Tai Chi/Taoism Paradoxes

Another cor­re­la­tion between the phys­i­cal expres­sion of Tai Chi and philo­soph­i­cal ideas of Taoism is the ubiq­ui­tous exis­tence of para­dox­es in both. There are con­tra­dic­to­ry answers to many ques­tions, and at the same time, the answers are very sim­ple (a para­dox in itself).

An exam­ple from Tai Chi is the pos­ture of the p’eng shape. If you’re too stiff, you can be pushed over eas­i­ly. If you’re too relaxed, you can be col­lapsed eas­i­ly. People make the mis­take of think­ing that you have to be one or the either — that you’re either resist­ing a force or let­ting it move you — with­out under­stand­ing that there exists a “some­where in between”. It’s dif­fi­cult to explain how some­thing can be struc­tured and relaxed at the same time.

A Taoist exam­ple is the idea of wu wei, or “action with­out action”. Practically speak­ing, it’s the con­cept that you don’t do any­thing that isn’t nec­es­sary, and by remain­ing reac­tionary you let nature (or the inter­ac­tion of Heaven and Earth, as Taoists roman­ti­cal­ly say) run it’s course. In doing so, “noth­ing is done yet noth­ing is left undone”.

Last class, my teacher said “Tai Chi is easy, that’s why so few peo­ple do it well.” His words remind­ed me of verse 70 of the Tao Te Ching.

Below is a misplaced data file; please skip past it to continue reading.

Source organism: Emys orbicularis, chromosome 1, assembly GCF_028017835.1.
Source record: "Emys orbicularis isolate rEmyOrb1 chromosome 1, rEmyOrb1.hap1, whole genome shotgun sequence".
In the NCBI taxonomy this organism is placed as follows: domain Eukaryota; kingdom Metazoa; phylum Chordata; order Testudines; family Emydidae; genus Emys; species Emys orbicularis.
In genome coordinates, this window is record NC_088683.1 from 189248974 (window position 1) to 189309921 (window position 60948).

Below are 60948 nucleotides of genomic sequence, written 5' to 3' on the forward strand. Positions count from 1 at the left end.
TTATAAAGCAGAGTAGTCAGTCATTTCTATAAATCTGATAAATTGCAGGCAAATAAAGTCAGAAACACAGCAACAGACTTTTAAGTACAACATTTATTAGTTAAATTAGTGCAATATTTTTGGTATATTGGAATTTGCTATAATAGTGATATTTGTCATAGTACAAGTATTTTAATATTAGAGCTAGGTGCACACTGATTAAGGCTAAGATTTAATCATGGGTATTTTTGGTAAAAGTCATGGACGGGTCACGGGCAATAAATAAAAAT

My teach­ings are very easy to under­stand
  and very easy to teach
yet so few in this world under­stand
  and so few are able to prac­tice

The answers remain elu­sive and dif­fi­cult to explain because they must be felt, as in Tai Chi, or expe­ri­enced, as in Taoism, a char­ac­ter­is­tic of the para­dox­i­cal nature of both the ancient Chinese mar­tial art and phi­los­o­phy.


  1. Re: My com­ment in class “Tai Chi is easy, that’s why so few peo­ple do it well.”

    Hmmm… sounds like some­thing I might say but it’s impor­tant to invest a slight­ly sar­cas­tic tone to the word “easy” to get my prob­a­ble impli­ca­tion that a com­pe­tent form of tai­ji is any­thing but easy which helps explain why it can be very dif­fi­cult to find a legit­i­mate tra­di­tion­al expres­sion of the art local­ly — even though many peo­ple teach it at a com­mu­ni­ty-cen­ter lev­el as a feel-good exer­cise suit­able more to the elder­ly, the infirm and the lazy.

    On the oth­er hand, I sus­pect that an old-style taoist might also well have sug­gest­ed that the rea­son so few peo­ple do it well is because it is so easy! Those who intel­lec­tu­al­ize may miss the for­est for the trees and com­pli­cate their train­ing with over­ly styl­ized, wast­ed effort because they won’t accept that “it can’t be that easy!”

    With a lit­tle dili­gence and com­pe­tent instruc­tion tai­ji at its core is sim­ple: be bal­anced, be upright, be light on your feet with­out com­pro­mis­ing your abil­i­ty to stand your ground, relax appro­pri­ate­ly, learn many tech­niques and chore­a­gra­phies at a reflex­ive lev­el — with­out obsess­ing about them — and then tran­scend those so your body moves intu­itive­ly.

    What can be eas­i­er?

  2. I find that I tend to over-ana­lyze things in Tai Chi, as well as life. It’s only yes­ter­day that I real­ized how sim­ple the world is, but it’s in our natures to make it as com­pli­cat­ed as it is. Thinking tends to mud­dy the waters. I real­ly have to agree with the old-style Taoists in that respect.

    I’m sure there’s a dis­crep­an­cy between lev­els of “easy” as well, although I prob­a­bly should­n’t get into that, for fear of over-ana­lyz­ing.

    It’s the part about not obsess­ing that’s the hard­est for me. When I’m into some­thing, I’m real­ly into it.

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